The Scarborough takes place over three days in 1992: Good Friday, Holy Saturday and Easter Sunday—the weekend 15-year-old Kristin French was abducted and murdered by Paul Bernardo and Karla Homolka. In poems both opulent and stricken, ravishing and unflinching, Michael Lista—nine, at the time—revisits those dates, haunted by the horrifying facts he now possesses. Inspired, in part, by Dante’s Inferno, Virgil's tale of Orpheus’ descent into the underworld for Eurydice, as well as the Bernardo trial itself—where the judge ruled that the gallery could hear the video tapes of the crimes, but not see them—Lista’s poems adhere to a single rule: you cannot gaze at the beloved you seek to rescue. The Scarborourgh is book about Bernardo that doesn’t show us Bernardo, a conceptual project that ignores its concept. Shiveringly bold, it is a major achievement.
Shoshanna Wingate's Radio Weather explores the tension between personal imperatives and fickle outside forces in taut, unsentimental, immaculately constructed poems. Wingate tracks the moments that alter us from who we might have been to who we are, in narratives of rural poverty, urban decay, a child’s improbable friendship with a murderer, a father’s death from AIDS. “The days depart in minor steps,” she writes, “then slip away for costume change.” Radio Weather is a memorable debut by a poet of exceptional promise.
Advance Praise for Radio Weather:
“Clear-eyed, musical, deeply-considered and deeply-felt, Radio Weather contends with the inhospitable. Bringing both child and adult perspectives to bear, it calls to account both the living and the dead. Brilliantly-crafted and wise, occupying a provisional space that is both wary and compassionate, somewhere ‘between what we didn’t want and what we could afford,’ these are poems of great psychological tension, poems for grown ups.”
–Patrick Warner, author of Perfection
Shoshanna Wingate’s poetry and fiction have been published in The New Quarterly, The Fiddlehead , and Arc Poetry Magazine. A poetry chapbook, Homing Instinct, appeared from Frog Hollow Press in 2012. She is the founding editor of the arts & culture journal, Riddle Fence.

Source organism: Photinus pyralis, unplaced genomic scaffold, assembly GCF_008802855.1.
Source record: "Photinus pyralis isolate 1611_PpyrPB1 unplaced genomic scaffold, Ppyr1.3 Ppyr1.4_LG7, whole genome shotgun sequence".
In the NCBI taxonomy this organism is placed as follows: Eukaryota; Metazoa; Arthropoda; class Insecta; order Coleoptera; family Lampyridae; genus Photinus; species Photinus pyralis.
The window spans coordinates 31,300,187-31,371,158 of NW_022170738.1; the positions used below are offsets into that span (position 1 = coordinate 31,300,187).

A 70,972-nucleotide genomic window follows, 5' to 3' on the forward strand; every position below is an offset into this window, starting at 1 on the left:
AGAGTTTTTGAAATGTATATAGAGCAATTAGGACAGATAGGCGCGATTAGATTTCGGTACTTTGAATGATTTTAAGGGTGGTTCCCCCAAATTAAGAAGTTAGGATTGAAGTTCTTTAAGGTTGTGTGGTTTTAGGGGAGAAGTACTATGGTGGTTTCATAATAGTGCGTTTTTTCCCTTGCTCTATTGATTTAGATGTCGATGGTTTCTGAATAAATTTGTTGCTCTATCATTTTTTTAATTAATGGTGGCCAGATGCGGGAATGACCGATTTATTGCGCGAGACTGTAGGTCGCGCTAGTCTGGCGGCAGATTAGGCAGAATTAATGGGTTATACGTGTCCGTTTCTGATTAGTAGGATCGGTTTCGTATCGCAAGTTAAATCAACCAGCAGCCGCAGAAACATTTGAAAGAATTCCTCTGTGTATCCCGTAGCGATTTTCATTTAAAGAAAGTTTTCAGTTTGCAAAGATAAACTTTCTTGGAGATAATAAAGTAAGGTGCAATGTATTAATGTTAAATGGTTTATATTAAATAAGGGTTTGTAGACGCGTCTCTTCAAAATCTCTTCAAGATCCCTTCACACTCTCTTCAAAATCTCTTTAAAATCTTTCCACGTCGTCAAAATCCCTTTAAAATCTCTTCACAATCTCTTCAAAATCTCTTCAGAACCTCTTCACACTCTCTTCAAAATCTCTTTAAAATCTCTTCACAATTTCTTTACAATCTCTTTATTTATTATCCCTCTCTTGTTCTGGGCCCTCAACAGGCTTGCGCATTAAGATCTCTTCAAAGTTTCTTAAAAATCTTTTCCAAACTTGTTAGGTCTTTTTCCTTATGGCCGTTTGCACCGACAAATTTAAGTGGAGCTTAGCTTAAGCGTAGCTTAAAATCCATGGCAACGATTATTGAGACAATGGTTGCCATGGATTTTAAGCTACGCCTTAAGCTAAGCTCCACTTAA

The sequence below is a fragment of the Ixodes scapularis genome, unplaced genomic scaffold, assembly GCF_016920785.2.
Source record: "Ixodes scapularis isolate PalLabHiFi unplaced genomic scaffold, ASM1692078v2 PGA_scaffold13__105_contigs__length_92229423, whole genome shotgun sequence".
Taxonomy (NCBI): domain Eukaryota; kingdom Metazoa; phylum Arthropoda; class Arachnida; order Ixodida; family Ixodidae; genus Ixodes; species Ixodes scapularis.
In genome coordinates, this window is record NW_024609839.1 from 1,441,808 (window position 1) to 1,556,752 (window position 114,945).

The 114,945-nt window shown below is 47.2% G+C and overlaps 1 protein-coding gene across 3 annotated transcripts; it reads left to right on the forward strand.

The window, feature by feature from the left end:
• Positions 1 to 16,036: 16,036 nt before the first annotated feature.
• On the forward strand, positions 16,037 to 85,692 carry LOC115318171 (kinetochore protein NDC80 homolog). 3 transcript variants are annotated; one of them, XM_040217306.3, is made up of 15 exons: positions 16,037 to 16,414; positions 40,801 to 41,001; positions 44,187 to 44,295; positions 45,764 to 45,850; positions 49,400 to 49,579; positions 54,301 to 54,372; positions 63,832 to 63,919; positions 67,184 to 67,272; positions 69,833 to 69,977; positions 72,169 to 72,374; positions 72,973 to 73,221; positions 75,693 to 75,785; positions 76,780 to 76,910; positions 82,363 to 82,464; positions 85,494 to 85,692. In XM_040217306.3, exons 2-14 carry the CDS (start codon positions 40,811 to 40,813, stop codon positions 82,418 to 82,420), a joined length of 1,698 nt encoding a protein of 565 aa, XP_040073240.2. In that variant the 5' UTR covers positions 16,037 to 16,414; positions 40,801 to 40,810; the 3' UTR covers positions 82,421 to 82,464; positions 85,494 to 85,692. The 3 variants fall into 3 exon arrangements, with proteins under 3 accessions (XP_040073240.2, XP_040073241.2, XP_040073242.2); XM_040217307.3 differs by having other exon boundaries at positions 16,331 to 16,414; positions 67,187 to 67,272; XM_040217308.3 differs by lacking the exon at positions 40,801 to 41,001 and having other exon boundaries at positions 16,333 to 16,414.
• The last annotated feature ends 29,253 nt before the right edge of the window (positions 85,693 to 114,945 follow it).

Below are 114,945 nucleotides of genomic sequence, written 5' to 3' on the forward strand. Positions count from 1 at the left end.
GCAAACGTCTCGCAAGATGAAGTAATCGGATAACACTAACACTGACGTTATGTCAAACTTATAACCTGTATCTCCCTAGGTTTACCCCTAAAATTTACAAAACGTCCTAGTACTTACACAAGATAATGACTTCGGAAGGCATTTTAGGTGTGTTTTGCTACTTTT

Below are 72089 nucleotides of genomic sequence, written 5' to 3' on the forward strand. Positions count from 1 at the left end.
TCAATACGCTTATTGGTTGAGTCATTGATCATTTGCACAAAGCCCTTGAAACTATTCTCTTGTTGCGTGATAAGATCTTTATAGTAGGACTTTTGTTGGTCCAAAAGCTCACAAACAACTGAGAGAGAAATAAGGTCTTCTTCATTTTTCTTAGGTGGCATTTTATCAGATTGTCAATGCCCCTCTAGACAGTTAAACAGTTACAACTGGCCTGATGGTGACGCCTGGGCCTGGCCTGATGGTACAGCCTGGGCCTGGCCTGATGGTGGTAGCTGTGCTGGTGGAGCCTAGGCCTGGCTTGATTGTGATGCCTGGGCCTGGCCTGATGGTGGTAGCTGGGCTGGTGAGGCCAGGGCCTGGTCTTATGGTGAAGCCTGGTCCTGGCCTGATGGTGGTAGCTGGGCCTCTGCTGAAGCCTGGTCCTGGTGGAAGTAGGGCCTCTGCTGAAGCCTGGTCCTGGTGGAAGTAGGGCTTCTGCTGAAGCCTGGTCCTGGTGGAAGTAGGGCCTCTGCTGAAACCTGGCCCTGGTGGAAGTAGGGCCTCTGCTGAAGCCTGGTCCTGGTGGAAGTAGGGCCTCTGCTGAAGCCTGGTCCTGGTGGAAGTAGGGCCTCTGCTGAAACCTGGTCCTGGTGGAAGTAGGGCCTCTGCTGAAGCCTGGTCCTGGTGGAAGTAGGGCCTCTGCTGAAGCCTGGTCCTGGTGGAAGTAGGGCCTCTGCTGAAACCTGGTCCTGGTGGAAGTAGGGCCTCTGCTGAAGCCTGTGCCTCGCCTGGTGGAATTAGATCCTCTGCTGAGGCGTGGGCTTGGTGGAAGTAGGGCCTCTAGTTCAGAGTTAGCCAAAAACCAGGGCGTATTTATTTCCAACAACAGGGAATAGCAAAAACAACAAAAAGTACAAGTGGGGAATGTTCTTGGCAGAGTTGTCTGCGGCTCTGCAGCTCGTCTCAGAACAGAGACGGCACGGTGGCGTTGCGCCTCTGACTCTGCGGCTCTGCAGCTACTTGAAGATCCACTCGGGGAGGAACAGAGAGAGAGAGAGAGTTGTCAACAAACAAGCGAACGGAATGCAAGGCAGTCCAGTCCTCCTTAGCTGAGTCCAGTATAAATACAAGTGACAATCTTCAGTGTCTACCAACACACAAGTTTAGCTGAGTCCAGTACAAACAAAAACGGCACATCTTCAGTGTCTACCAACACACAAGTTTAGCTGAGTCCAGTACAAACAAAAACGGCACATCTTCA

About Kerry-Lee Powell's Inheritance:
Inspired by a shipwreck endured by her father during the Second World War, and by his struggle with post-traumatic stress disorder and eventual suicide, Inheritance is a powerful poetic debut by the winner of the 2013 Boston Review Fiction Contest and The Malahat Review Far Horizons Award.
Born in Montreal, Kerry-Lee Powell has lived in Australia, Antigua, and The United Kingdom, where she studied Medieval and Renaissance literature at Cardiff University and directed a literature promotion agency. Her work has appeared in journals and anthologies throughout the United Kingdom and North America, including The Spectator, The Boston Review, and The Virago Writing Women series. In 2013, she won The Boston Review fiction contest, The Malahat Review’s Far Horizons Award for short fiction, and the Alfred G. Bailey manuscript prize. A chapbook entitled “The Wreckage” has recently been published in England by Grey Suit Editions. A short fiction collection and novel are forthcoming from Harper Collins. Inheritance is her first book.
About ^^^^^^ [Sharps]:
Pop culture and the balladry of bedlam collide in this wry debut that volunteers a transfusion of the unpredictable to readers yearning for more than a muralized Olive Garden world. In [sharps], a visit to the last Dollar Store becomes a meditation on the global supply chain. A fan of Bill Callahan almost falls into New York’s underbelly, Canmore moviegoers scoff at Alec Baldwin, and the Queen resembles Rip Torn. Joyously ominous, blissfully melancholic, Stevie Howell’s highly anticipated collection picks a street fight with language, half cut with its exuberant possibilities.
Stevie Howell is a poet and critic from Toronto. In 2013 her work was shortlisted for the Montreal Poetry Prize, and in 2012 she was a finalist for the inaugural Walrus Poetry Prize. Her poetry and criticism have appeared in The Walrus, Maisonneuve, Event, the Globe and Mail, and the National Post and in two chapbooks, Royal and Ringsend.